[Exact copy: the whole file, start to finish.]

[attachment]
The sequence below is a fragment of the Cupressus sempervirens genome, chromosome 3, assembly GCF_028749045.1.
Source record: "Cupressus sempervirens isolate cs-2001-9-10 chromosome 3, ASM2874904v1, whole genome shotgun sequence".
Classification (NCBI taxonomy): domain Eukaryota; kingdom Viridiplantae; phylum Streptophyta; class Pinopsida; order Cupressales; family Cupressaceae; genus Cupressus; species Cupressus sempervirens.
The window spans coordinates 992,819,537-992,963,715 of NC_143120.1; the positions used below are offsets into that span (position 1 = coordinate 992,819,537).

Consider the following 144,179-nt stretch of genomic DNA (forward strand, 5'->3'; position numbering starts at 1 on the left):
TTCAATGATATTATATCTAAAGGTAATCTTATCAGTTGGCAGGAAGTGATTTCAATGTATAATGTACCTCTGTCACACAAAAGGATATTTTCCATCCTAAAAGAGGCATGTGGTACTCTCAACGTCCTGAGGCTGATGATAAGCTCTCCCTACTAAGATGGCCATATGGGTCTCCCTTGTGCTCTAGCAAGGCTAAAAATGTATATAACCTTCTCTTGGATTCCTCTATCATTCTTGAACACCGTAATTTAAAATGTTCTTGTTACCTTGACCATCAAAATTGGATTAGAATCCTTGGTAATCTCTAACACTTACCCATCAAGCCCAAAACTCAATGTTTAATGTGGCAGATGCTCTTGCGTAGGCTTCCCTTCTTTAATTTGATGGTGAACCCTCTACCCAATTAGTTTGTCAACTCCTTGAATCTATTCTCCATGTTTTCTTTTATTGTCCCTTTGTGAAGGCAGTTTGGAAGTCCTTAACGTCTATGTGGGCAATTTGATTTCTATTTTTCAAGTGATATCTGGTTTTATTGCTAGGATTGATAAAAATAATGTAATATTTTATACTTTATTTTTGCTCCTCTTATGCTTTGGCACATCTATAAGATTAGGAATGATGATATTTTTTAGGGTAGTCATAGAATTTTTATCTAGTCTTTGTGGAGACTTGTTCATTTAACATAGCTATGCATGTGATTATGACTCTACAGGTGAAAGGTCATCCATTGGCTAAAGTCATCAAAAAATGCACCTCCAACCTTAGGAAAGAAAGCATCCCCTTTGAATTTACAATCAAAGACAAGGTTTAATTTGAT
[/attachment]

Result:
The sequence below is a fragment of the Cupressus sempervirens genome, chromosome 3, assembly GCF_028749045.1.
Source record: "Cupressus sempervirens isolate cs-2001-9-10 chromosome 3, ASM2874904v1, whole genome shotgun sequence".
Classification (NCBI taxonomy): domain Eukaryota; kingdom Viridiplantae; phylum Streptophyta; class Pinopsida; order Cupressales; family Cupressaceae; genus Cupressus; species Cupressus sempervirens.
The window spans coordinates 992,819,537-992,963,715 of NC_143120.1; the positions used below are offsets into that span (position 1 = coordinate 992,819,537).

Consider the following 144,179-nt stretch of genomic DNA (forward strand, 5'->3'; position numbering starts at 1 on the left):
TTCAATGATATTATATCTAAAGGTAATCTTATCAGTTGGCAGGAAGTGATTTCAATGTATAATGTACCTCTGTCACACAAAAGGATATTTTCCATCCTAAAAGAGGCATGTGGTACTCTCAACGTCCTGAGGCTGATGATAAGCTCTCCCTACTAAGATGGCCATATGGGTCTCCCTTGTGCTCTAGCAAGGCTAAAAATGTATATAACCTTCTCTTGGATTCCTCTATCATTCTTGAACACCGTAATTTAAAATGTTCTTGTTACCTTGACCATCAAAATTGGATTAGAATCCTTGGTAATCTCTAACACTTACCCATCAAGCCCAAAACTCAATGTTTAATGTGGCAGATGCTCTTGCGTAGGCTTCCCTTCTTTAATTTGATGGTGAACCCTCTACCCAATTAGTTTGTCAACTCCTTGAATCTATTCTCCATGTTTTCTTTTATTGTCCCTTTGTGAAGGCAGTTTGGAAGTCCTTAACGTCTATGTGGGCAATTTGATTTCTATTTTTCAAGTGATATCTGGTTTTATTGCTAGGATTGATAAAAATAATGTAATATTTTATACTTTATTTTTGCTCCTCTTATGCTTTGGCACATCTATAAGATTAGGAATGATGATATTTTTTAGGGTAGTCATAGAATTTTTATCTAGTCTTTGTGGAGACTTGTTCATTTAACATAGCTATGCATGTGATTATGACTCTACAGGTGAAAGGTCATCCATTGGCTAAAGTCATCAAAAAATGCACCTCCAACCTTAGGAAAGAAAGCATCCCCTTTGAATTTACAATCAAAGACAAGGTTTAATTTGAT